We all have all three types of fixedness, and they hold back our ability to generate new possibilities. The good news is that you can break all three types. But you need a set of cognitive tools to do it.

Structural Fixedness: A Barrier to Creativity

Us-flag-upside-downImagine you’re driving down the highway, and you notice a flag waving in the distance. But something’s not right. The flag is upside down. You’d notice it right away because it’s not in its usual position that you have seen hundreds of times before.

We all have this tendency to notice things that are out of order. We have an innate sense of how things are structured, and it helps us make sense of the world around us. But this sense of structure is also a barrier to creativity. Here's an example:

Take a look at this and tell me, which is the odd one out? Do you see it?

1) 17
2) 19
3) 13

If you're like most people, you selected one of the three numbers you see here: 17, 19, or 13.

But I want you to step back from the problem and see it in a different light. Now, I want you to consider all the numbers on the page, including the ones on the left side - 1, 2 and 3.

Now, out of these six numbers, which one is the odd one out? You should have no difficulty seeing that the number 2 is the only even number on the page. It’s truly the odd one out.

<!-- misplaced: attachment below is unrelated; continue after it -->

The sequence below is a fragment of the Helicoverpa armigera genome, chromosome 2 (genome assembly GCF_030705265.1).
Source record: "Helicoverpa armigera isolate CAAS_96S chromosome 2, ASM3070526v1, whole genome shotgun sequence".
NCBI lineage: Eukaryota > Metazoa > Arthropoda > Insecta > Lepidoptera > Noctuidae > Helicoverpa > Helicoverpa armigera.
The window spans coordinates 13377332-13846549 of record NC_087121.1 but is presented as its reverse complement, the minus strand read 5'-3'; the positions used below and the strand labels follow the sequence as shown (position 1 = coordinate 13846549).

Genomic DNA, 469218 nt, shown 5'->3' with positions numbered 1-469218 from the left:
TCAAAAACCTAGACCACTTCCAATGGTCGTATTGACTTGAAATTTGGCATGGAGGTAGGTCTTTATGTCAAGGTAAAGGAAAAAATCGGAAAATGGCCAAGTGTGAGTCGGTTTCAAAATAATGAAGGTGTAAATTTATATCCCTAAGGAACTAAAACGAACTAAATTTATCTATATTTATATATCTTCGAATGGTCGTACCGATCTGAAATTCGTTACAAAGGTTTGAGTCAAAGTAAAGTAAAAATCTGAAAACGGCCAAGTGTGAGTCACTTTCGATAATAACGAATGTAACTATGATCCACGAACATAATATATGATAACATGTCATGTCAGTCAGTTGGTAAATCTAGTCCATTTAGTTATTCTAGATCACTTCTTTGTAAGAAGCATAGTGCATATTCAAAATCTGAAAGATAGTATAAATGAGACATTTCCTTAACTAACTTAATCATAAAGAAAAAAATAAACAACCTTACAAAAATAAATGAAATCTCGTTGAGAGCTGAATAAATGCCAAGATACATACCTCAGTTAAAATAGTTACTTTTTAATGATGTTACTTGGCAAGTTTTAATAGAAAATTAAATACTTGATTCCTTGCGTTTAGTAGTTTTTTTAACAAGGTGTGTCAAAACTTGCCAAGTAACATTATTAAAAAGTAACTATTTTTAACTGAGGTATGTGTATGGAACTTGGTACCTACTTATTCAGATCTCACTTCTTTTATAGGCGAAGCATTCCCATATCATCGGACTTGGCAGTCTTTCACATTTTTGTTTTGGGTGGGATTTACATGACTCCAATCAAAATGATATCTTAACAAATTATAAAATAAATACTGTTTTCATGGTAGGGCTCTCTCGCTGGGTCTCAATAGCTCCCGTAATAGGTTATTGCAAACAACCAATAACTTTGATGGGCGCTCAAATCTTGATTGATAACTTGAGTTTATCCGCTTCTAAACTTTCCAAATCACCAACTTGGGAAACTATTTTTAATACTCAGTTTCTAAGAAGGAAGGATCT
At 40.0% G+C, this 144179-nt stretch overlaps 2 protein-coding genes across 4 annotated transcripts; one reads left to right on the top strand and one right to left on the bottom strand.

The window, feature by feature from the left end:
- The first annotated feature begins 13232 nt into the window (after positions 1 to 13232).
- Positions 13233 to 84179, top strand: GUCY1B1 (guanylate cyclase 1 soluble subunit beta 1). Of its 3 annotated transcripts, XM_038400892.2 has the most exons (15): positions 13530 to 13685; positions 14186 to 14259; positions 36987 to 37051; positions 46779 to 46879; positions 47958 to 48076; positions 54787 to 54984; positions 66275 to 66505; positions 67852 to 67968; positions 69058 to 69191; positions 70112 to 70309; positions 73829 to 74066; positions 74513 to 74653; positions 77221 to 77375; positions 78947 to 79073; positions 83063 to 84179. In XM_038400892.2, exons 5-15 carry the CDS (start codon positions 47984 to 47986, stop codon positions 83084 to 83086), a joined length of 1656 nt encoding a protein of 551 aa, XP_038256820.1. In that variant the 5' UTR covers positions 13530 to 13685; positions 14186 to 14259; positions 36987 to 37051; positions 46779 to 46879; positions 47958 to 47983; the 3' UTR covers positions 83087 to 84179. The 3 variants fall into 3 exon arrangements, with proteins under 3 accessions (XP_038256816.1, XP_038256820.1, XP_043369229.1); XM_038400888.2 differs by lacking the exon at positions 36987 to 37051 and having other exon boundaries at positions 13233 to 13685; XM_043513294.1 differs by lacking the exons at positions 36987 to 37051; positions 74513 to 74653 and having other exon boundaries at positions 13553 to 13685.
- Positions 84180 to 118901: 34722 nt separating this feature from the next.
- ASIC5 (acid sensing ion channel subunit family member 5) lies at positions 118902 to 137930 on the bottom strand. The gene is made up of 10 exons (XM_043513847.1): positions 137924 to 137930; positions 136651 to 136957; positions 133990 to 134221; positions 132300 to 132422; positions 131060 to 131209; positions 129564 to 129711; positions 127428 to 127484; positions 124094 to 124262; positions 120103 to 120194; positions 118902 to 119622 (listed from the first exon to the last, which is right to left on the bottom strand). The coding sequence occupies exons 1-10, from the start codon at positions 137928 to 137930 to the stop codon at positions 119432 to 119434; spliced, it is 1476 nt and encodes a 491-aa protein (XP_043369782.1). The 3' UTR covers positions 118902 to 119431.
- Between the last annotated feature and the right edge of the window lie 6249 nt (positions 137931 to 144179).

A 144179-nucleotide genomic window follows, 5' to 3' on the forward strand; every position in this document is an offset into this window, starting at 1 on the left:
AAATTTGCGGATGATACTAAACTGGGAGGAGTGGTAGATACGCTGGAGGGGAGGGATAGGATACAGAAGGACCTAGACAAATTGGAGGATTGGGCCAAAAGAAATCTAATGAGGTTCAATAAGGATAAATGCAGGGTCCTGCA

But why do people have such a difficult time seeing the number 2 as part of the set of numbers? It’s because we all have another type of fixedness called structural fixedness. Like functional fixedness, it’s a cognitive bias. It blocks us from considering other structures than what we’re used to.

Look back at our list of numbers. We’re so used to seeing a list with numbers and parenthesis that we treat the numbers behind the parenthesis differently. We have this structure so fixed in our mind, we don’t consider other configurations.

Structural fixedness makes it hard to imagine different configurations of a product or service that could deliver new benefits to the marketplace. This type of fixedness is a big concern with services and processes, because they tend to happen in a fixed sequence, one step after another. Without a way to break fixedness, we’re prevented from seeing new creative options.

The good news is that you can break structural fixedness just like you do functional fixedness. You do it with one of the five techniques of Systematic Inventive Thinking.

One in particular, the Division Technique, is your tool of choice.